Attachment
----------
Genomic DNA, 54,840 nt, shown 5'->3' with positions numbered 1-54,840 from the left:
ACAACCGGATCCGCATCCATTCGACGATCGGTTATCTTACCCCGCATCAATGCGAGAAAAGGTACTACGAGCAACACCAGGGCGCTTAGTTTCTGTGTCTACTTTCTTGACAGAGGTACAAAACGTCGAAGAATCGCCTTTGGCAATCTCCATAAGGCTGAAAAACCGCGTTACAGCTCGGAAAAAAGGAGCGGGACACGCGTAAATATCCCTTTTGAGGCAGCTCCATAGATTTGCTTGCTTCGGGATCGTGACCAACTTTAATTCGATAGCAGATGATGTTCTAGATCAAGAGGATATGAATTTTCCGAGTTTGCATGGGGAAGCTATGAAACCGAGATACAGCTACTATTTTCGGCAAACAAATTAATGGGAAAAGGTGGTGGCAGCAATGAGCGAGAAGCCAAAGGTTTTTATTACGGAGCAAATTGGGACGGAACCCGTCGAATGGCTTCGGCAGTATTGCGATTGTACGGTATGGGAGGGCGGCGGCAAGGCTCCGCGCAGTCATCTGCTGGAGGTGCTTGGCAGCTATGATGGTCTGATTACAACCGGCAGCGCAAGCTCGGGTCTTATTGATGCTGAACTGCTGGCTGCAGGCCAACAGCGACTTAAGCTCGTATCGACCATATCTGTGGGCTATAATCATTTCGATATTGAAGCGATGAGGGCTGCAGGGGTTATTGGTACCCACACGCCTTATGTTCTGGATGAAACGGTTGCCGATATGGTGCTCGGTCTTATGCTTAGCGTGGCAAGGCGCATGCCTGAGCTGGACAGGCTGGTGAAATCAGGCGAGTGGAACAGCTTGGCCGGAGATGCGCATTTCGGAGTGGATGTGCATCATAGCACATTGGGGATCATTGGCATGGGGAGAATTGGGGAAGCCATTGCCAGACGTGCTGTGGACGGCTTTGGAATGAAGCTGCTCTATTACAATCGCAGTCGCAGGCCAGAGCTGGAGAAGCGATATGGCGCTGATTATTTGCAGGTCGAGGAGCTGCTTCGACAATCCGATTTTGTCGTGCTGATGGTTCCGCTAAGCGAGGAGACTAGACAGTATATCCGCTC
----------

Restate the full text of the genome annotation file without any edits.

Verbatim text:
Genomic DNA, 54,840 nt, shown 5'->3' with positions numbered 1-54,840 from the left:
ACAACCGGATCCGCATCCATTCGACGATCGGTTATCTTACCCCGCATCAATGCGAGAAAAGGTACTACGAGCAACACCAGGGCGCTTAGTTTCTGTGTCTACTTTCTTGACAGAGGTACAAAACGTCGAAGAATCGCCTTTGGCAATCTCCATAAGGCTGAAAAACCGCGTTACAGCTCGGAAAAAAGGAGCGGGACACGCGTAAATATCCCTTTTGAGGCAGCTCCATAGATTTGCTTGCTTCGGGATCGTGACCAACTTTAATTCGATAGCAGATGATGTTCTAGATCAAGAGGATATGAATTTTCCGAGTTTGCATGGGGAAGCTATGAAACCGAGATACAGCTACTATTTTCGGCAAACAAATTAATGGGAAAAGGTGGTGGCAGCAATGAGCGAGAAGCCAAAGGTTTTTATTACGGAGCAAATTGGGACGGAACCCGTCGAATGGCTTCGGCAGTATTGCGATTGTACGGTATGGGAGGGCGGCGGCAAGGCTCCGCGCAGTCATCTGCTGGAGGTGCTTGGCAGCTATGATGGTCTGATTACAACCGGCAGCGCAAGCTCGGGTCTTATTGATGCTGAACTGCTGGCTGCAGGCCAACAGCGACTTAAGCTCGTATCGACCATATCTGTGGGCTATAATCATTTCGATATTGAAGCGATGAGGGCTGCAGGGGTTATTGGTACCCACACGCCTTATGTTCTGGATGAAACGGTTGCCGATATGGTGCTCGGTCTTATGCTTAGCGTGGCAAGGCGCATGCCTGAGCTGGACAGGCTGGTGAAATCAGGCGAGTGGAACAGCTTGGCCGGAGATGCGCATTTCGGAGTGGATGTGCATCATAGCACATTGGGGATCATTGGCATGGGGAGAATTGGGGAAGCCATTGCCAGACGTGCTGTGGACGGCTTTGGAATGAAGCTGCTCTATTACAATCGCAGTCGCAGGCCAGAGCTGGAGAAGCGATATGGCGCTGATTATTTGCAGGTCGAGGAGCTGCTTCGACAATCCGATTTTGTCGTGCTGATGGTTCCGCTAAGCGAGGAGACTAGACAGTATATCCGCTC